DISCLAIMER: The Star Trek characters are the property of Paramount Studios, Inc. The story contents are the creation and property of Cherpring and is copyright (c) 2002 by Cherpring. Rated PG.

Sweet Mystery of Love

Cherpring

Christine Chapel slipped out of her uniform, tossed it onto a chair then sank down onto the edge of her cot with a tired sigh. She pulled off her boots, letting each hit the deck with a careless thump. It had been a hell of a busy day: First the accident in Engineering, then the fiasco in Hydroponics. Trouble was, people didn't have their minds on their jobs. They were too preoccupied with the upcoming festivities tonight to pay close attention. It had cost a few of them a night or two in Sickbay and put her a few hours into overtime. Chapel shook her head. Was she ever like that? God, I hope not, she thought derisively.

Today was February fourteenth -- Valentine's Day: The Human celebration of romantic love and a time when lovers expressed their feelings for one another, often very publicly. Her charge nurse, Anne Ames, had received two dozen red roses, a box of expensive Deltan chocolates, a diamond heart pendant, and of course, the inevitable card with its flashy red hearts and flowery prose declaring her lover's undying affection. Gag me! Chapel thought. She liked Ames and was happy for her, but even as a schoolgirl, she had disliked this holiday. There was always somebody left out, some kid in her class who didn't get many cards. And one or two of those years that kid had been her.

As she got older and the hormones hit in adolescence, the holiday became an even more hated event. Without fail, when this holiday rolled around she found herself alone. Somehow, the few short romances she did manage back then never coincided with Valentine's Day. She could only recall one Sweetheart dance she ever attended in high school, and that had been only because she had let one of her girlfriends talk her into going with her 'solo', as it were. It had been disastrous. Her girlfriend had met up with an old boyfriend and dumped her there and she'd ended up having to take an airbus home.

And here I am, letting someone else talk me into it again, she thought ruefully.

Uhura had been wheedling and cajoling her for weeks to attend. It would be the last Valentine's Dance before the end of the current Enterprise mission, Uhura pointed out, and Chapel had never attended a single one. Uhura went on to say she owed it to her staff to at least put in an appearance at this last one and so, reluctantly, Chapel had agreed. Now she wished like hell she hadn't. She was tired, hungry, and didn't feel up to the pretense.

Chapel didn't fool herself. There was no romance in her life and probably never would be. It was nobody's fault, really. Not even her own. You couldn't always choose whom you fell in love with, and her capricious heart couldn't have chosen a more aloof and unattainable man than the one she was in love with now. A man she knew deep down inside she would always be in love with, but who would never love her. It was a cruel twist of fate, but she had learned to live with it. The ache had become a part of her, both tenderly familiar and hated at the same time. Yet she couldn't change how she felt, and she had given up trying. The best she could do was call a truce with her inner demons and try to get on with life. With another deep sigh, Chapel glanced at the chronometer beside her bed. Nineteen hundred hours and twenty-five minutes. She had just over a half-hour to shower, dress, and plaster on 'the face'. With a groan, she pushed up and headed for the bathroom, wondering what there would be to eat at the dance since she didn't have time now for supper.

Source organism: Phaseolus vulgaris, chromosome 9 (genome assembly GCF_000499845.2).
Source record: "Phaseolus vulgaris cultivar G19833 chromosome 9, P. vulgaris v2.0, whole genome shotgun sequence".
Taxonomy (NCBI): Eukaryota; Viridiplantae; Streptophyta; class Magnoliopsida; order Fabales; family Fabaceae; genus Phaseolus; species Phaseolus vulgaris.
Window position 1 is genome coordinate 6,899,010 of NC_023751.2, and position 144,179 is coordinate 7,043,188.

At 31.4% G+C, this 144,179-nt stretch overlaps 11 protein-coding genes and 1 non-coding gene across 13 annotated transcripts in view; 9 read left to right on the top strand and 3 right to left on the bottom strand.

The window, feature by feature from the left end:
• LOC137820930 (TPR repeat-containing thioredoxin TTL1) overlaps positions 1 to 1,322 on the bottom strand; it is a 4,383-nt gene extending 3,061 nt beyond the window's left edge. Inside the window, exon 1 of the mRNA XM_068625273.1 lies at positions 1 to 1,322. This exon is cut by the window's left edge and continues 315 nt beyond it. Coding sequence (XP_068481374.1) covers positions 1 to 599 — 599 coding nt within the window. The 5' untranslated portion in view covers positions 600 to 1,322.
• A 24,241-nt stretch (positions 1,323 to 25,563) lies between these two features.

* * *

Spock stepped into the darkened rec room, his gaze sweeping over its occupants. He spotted her almost immediately next to one of the refreshment tables and his breath momentarily caught in his throat. As he watched, she picked over the offerings, occasionally adding a tidbit to the growing pile on her plate, but even performing such a mundane task seemed only to add to her beauty. And she was beautiful. She was wearing a short black strapless gown in a heavy satin material that clung to every curve of her long body and her hair hung in soft golden waves to her shoulders. The single strand of pearls at her neck swung forward as he saw her lean over the table, accentuating its graceful curve, and not for the first time in the past few months, Spock questioned his logic. The decision had been obvious, almost from the beginning, yet he had waited. Where was the logic? he mused. Waiting had only delayed the inevitable and possibly had caused her some emotional distress. But the wait was over now. He had carefully planned his strategy, choosing this Human holiday to launch his campaign. It was a most appropriate occasion he decided as he moved toward her.

* * *